In "but for" causation, a defendant's conduct is not a cause of the event if the event would have occurred without it. See W. Prosser, Law of Torts 238-9 (4th ed. 1971); Smith, Legal Causes in Actions of Tort, 25 Harv.L.Rev. 103-9 (1911). Under this formula, if injury would not have occurred to the plaintiff but for defendant's conduct, the defendant is liable for the whole injury "regardless of its position in the string of acts leading to the injury though one or more of the other causes contributing to the result also involved wrongdoing on the part of other persons." F. Harper F. James, 2 The Law of Torts 1121-22 (1956).
A "refined" variation of "but for" causation is the substantial factor theory. Under this approach, a defendant's conduct is a cause of an event if it is "a material element and a substantial factor in bringing it about." Prosser, supra at 240. However, even under this variation of "but for" causation a defendant "will not be absolved from liability merely because other causes have contributed to the result, since such causes, innumerable, are always present. In particular, however, a defendant is not necessarily relieved of liability because the negligence of another person is also a contributing cause and that person, too, is to be held liable." Id. at 240-41.
Proximate cause, on the other hand, refers to the "more or less undefined considerations which limit liability even where the fact of causation is clearly established." Prosser, supra at 244. Under proximate causation theory, an act occurring after the defendant's action and before the plaintiff's injury can be an "intervening cause", i. e. one which erases any responsibility on the defendant's part. However, "[i]f the intervening cause is one which in ordinary experience is reasonably likely to be anticipated, or one which the defendant has reason to anticipate under the particular circumstances, he may be negligent only for that reason." id. at 272. In other words, "[f]oreseeable intervening forces are within the scope of the original risk, and hence of the defendant's negligence. The courts are quite generally agreed that intervening causes which fall fairly in this category will not supersede the defendant's responsibility." Id. at 273.
The Supreme Court has not specifically decided which of these forms of causation analysis governs the second prong of the injury-in-fact standing requirement. See Note, The Causal Nexus: What Must be Shown to Sue in Federal Courts, 29 Univ. Florida L.Rev. 250, 256 (1977). It is clear, however, that a causation requirement for standing purposes which is more strict than that required in the tort law is impermissible. See note 3 supra. In fact,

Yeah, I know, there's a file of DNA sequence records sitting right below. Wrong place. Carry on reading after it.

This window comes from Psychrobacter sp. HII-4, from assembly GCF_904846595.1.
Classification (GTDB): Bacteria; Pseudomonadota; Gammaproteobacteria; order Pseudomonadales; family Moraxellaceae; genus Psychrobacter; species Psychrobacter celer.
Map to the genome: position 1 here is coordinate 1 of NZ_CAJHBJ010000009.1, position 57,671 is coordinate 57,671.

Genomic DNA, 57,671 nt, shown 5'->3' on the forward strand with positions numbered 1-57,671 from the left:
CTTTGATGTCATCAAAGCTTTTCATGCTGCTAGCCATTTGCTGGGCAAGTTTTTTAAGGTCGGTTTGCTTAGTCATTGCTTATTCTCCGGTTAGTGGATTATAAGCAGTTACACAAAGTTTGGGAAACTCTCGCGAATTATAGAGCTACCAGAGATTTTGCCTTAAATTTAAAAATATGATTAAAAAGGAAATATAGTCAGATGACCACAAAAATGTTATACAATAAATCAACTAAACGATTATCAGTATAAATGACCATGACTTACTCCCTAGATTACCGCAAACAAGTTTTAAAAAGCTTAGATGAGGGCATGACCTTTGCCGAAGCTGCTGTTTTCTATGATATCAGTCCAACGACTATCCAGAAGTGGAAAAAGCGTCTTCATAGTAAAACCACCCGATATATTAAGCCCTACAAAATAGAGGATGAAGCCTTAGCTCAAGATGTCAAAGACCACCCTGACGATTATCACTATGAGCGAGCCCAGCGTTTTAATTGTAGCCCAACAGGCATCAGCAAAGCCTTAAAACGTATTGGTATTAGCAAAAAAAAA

"unlike tort cases, standing questions do not involve the liability of a private defendant for the consequences of his actions, but instead are concerned with the individual's rights to obtain a judicial forum to protect himself from injurious government action. Since it is a threshold determination, the standing test should not be as strict as that which must be met on the merits. Instead the courts should be satisfied with a demonstration of a reasonable possibility of a causal relationship. Id. at 257-8 (footnotes omitted) (emphasis added).
The Supreme Court has implicitly recognized this principle. In Duke Power Co. v. Carolina Environmental Study Group, supra, 438 U.S. at 75 n. 20, 98 S.Ct. at 2631 n. 20, the Court expressed the "but for" causation standard for standing purposes in the following terms: Whether "there is a `substantial likelihood' that the relief requested will redress the injury claimed." (citations omitted). In other words, if there is a "substantial likelihood" that an injury would not occur without the challenged conduct, standing causation exists. See id. at 74, 98 S.Ct. at 2630. This formulation is less strict than the tort "but for" cause standard. In torts, substantial likelihood will not suffice; a plaintiff must show that its injury absolutely would not occur "but for" the allegedly tortious conduct.